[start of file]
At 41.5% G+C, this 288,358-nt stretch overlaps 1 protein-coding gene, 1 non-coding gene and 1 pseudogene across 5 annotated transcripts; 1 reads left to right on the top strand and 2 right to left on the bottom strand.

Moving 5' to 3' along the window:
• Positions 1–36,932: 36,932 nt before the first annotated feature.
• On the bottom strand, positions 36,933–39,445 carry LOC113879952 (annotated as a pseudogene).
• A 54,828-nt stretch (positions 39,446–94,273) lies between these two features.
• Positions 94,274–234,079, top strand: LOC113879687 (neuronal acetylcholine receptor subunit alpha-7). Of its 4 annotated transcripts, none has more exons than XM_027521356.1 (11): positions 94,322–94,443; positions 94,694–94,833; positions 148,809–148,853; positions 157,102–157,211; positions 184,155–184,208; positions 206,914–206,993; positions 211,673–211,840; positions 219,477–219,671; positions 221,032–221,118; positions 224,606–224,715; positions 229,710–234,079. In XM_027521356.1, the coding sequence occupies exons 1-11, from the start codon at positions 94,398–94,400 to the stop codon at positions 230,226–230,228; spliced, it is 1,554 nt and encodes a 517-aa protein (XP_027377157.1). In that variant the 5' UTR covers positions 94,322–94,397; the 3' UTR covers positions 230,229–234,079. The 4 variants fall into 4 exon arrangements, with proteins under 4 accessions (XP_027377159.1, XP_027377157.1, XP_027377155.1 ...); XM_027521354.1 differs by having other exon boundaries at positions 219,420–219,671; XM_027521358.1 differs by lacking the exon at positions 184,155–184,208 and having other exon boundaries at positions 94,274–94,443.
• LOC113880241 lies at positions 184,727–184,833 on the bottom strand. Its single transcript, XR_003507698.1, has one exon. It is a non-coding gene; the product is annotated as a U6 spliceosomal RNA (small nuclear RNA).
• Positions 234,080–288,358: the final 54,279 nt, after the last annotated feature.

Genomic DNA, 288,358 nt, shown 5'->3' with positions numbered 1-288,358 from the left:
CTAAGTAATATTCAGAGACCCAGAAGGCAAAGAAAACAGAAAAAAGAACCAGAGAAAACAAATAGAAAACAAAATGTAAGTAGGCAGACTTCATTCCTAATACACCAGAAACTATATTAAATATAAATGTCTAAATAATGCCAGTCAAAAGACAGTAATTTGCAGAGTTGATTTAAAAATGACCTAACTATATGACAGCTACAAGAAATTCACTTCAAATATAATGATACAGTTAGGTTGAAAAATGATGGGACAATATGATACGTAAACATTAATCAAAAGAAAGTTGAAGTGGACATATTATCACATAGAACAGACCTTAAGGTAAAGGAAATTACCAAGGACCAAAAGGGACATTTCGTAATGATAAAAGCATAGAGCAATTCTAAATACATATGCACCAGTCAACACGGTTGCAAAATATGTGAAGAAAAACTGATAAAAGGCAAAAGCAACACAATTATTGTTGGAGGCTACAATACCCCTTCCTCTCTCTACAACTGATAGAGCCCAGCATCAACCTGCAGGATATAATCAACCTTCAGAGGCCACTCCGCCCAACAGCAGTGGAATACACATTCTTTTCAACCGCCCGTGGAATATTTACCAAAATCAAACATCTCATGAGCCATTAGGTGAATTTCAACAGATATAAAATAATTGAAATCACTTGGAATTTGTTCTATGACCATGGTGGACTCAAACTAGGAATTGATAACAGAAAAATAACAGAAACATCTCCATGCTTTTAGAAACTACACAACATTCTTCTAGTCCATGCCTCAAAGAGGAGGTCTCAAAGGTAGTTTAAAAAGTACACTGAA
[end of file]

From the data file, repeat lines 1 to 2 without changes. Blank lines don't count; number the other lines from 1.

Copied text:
At 41.5% G+C, this 288,358-nt stretch overlaps 1 protein-coding gene, 1 non-coding gene and 1 pseudogene across 5 annotated transcripts; 1 reads left to right on the top strand and 2 right to left on the bottom strand.

Moving 5' to 3' along the window: